E Intentional injuries 6.23
B.2 HIV/AIDS 4.8744.643.246.2
D.1 Chronic obstructive pulmonary disease 4.8244.143.145.1
Perinatal conditions 4.32 4.3239.635.443.7
F Digestive diseases 3.45 31.628.234.9
G Unintentional injuries 2.84 26.014.937.0
B.4 Tuberculosis 2.7525.217.332.9
B.5 Malaria 2.2320.419.421.5
C.1 Lung cancer 2.1820.011.428.4
G.1 Accidents 2.0919.110.440.8
B.6 Childhood diseases 1.9718.118.018.2
H Neuropsychiatric disorders 1.95 17.917.318.4
Diabetes mellitus 1.73 1.7315.914.117.7
A.3 Hypertensive heart disease 1.6014.613.415.9
E.1 Suicide 1.4913.710.516.7
I Diseases of the genitourinary system 1.49 13.613.114.1
F.1 Cirrhosis of the liver 1.3812.69.116.1
I.1 Nephritis/nephropathy 1.1910.910.711.0
C.3 Colorectal cancer 1.0910.09.710.3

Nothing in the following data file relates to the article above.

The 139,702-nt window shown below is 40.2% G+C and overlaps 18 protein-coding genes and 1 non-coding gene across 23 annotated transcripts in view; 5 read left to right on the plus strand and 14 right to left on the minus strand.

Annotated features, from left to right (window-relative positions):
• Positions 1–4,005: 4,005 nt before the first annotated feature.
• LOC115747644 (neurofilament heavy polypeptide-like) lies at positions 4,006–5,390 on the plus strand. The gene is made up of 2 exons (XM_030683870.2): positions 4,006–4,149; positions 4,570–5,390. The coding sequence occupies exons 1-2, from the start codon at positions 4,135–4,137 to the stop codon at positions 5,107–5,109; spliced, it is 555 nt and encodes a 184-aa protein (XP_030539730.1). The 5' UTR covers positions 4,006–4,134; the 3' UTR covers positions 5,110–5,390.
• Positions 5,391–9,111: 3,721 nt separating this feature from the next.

C.4 Liver cancer
B.6.1 Measles
G.2 Maternal conditions 0.9814.23.79.0
Congenital abnormalities 0.86 0.867.97.78.1
J Nutritional deficiencies 0.85
C.5 Breast cancer 0.847.70.115.3
C.6 Esophageal cancer 0.787.25.29.1
A.4 Inflammatory heart disease 0.716.56.26.7
H.1 Alzheimer's disease and other dementias 0.706.44.78.1
G.2 Falls 0.696.35.07.5
G.3 Drowning 0.676.13.98.4
G.4 Poisoning 0.615.64.07.2
C.7 Lymphomas, multiple myeloma 0.595.45.45.4
A.5 Rheumatic heart disease 0.575.34.46.1
C.8 Oral cancer 0.565.13.17.1
G.5 Fires 0.555.03.86.2
B.6.2 Pertussis 0.524.74.74.8
C.9 Cardiovascular diseases 0.474.32.38.6
C.10 Leukemia 0.464.23.84.7
F.2 Peptic ulcer disease 0.464.23.55.0
J.1 Protein-energy malnutrition 0.464.24.24.2
Endocrine/nutritional disorders 0.43 0.433.93.44.4
D.2 Asthma 0.423.93.83.9
C.11 Cervical cancer 0.423.80.07.7